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‘The Big Problem ≠ The Solution. The Systems = Let It Be’: Crispin Glover’s concept album, 1989
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“All words and lyrics allude toward THE BIG PROBLEM. The solution lay within the title: LET IT BE. Crispin Hellion Glover desires to know what you think these nine points all have actually in prevalent. Call (213) 464-5053.”
(It was rumored that Glover occasionally picked up, however eextremely time I dialed this number I gained the answering machine of his press, Volcanic Eruptions.)
Recorded via Barnes & Barnes of “Fish Heads” fame, the album had readings from Glover’s books Rat Catching and Oak Mot; indelible interpretations of “The Daring Young Man on the Flying Trapeze,” Lee Hazlewood’s “These Boots Are Made for Walking” and Charles Manson’s “I’ll Never Say Never to Always”; and also originals that ranged from a ballad about hygiene (“The New Clean Song”) to a rap about masturbation (“Auto-Manipulator”). Proactivity (*cough*) seems to have been limited to a video for “Clowny Clown Clown,” whose lyrics referred obliquely to Glover’s character, Rubin Farr, in the terrific cult comedy Rubin and also Ed. At the time, the referral was all the more oblique because the straight-to-video movie did not come out until 1991, 2 years after the release of The Big Problem. In the video, Glover appears dressed as “Mr. Farr” at the appropriate moment in the song.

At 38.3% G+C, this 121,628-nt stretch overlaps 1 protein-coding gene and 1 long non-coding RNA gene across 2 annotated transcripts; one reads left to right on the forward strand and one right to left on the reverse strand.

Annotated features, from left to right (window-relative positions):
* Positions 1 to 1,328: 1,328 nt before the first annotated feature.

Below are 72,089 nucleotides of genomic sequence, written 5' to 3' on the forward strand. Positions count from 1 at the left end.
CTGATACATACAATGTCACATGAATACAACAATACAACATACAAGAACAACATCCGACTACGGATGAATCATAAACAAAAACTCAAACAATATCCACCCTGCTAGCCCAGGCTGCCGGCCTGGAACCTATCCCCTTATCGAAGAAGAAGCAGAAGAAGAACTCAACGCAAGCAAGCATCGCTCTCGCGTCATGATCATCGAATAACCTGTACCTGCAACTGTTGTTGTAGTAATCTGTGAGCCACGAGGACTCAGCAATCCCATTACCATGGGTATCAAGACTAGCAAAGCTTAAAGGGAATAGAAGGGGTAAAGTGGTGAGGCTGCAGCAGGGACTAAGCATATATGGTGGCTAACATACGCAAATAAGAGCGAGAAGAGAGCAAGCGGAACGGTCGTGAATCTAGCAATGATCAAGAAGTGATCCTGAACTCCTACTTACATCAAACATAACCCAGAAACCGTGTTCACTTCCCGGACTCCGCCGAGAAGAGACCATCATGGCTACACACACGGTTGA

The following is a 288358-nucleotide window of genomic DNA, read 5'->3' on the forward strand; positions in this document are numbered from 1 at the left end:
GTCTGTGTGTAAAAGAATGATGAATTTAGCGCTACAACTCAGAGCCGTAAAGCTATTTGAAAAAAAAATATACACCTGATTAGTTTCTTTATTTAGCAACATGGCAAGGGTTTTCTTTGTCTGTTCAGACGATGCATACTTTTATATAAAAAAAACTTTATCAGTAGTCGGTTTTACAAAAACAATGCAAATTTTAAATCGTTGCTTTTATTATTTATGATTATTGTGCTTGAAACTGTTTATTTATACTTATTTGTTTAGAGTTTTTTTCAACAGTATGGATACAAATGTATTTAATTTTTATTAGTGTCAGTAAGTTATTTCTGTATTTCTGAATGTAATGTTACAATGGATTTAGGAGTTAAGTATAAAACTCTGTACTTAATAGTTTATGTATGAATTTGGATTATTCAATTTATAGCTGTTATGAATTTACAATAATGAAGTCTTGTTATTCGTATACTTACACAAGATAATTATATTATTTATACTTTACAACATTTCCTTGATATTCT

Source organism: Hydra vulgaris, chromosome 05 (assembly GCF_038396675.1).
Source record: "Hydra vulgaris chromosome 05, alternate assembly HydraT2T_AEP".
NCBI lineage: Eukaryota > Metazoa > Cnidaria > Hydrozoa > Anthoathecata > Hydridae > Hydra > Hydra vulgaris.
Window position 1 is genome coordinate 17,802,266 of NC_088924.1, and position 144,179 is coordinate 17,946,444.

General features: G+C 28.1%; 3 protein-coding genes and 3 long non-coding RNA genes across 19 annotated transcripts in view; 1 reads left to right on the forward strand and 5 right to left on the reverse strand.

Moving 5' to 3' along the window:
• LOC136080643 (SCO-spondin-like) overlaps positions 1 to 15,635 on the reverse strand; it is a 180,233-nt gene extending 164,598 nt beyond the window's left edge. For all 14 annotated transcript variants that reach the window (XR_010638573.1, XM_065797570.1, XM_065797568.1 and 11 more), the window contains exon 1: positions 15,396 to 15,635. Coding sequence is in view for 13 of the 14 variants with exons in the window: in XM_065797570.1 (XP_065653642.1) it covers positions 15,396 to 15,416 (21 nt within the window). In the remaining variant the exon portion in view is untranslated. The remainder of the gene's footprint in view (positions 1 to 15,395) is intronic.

The entire album is now up at UbuWeb. Wikipedia and UbuNet both report that the phone number published on the sleeve has actually been disconnected. However, they fail to mention that Glover’s—or that of Volcanic Eruptions—existing number, (310) 391-4154 is posted on his webwebsite. Why don’t you give him a call? The nine items on the back cover of The Big Problem are:
I. The killing and maiming of defensemuch less animals?II. Cleanliness?III. Indignant, righteous, self manipulation, through discrimination versus others?IV. Clowns?V. Getting out of bed?VI. Boots?VII. The daring young man on the flying trapeze, who can simply as easily be called a gloating woguy seducer?VIII. Charles Mankid never saying “Never” to always?IX. Oak Mot? A. Adry Long circa 1868? B. Adolf Hitler circa 1932? C. Adry/Hitler in the minds of background forevermore?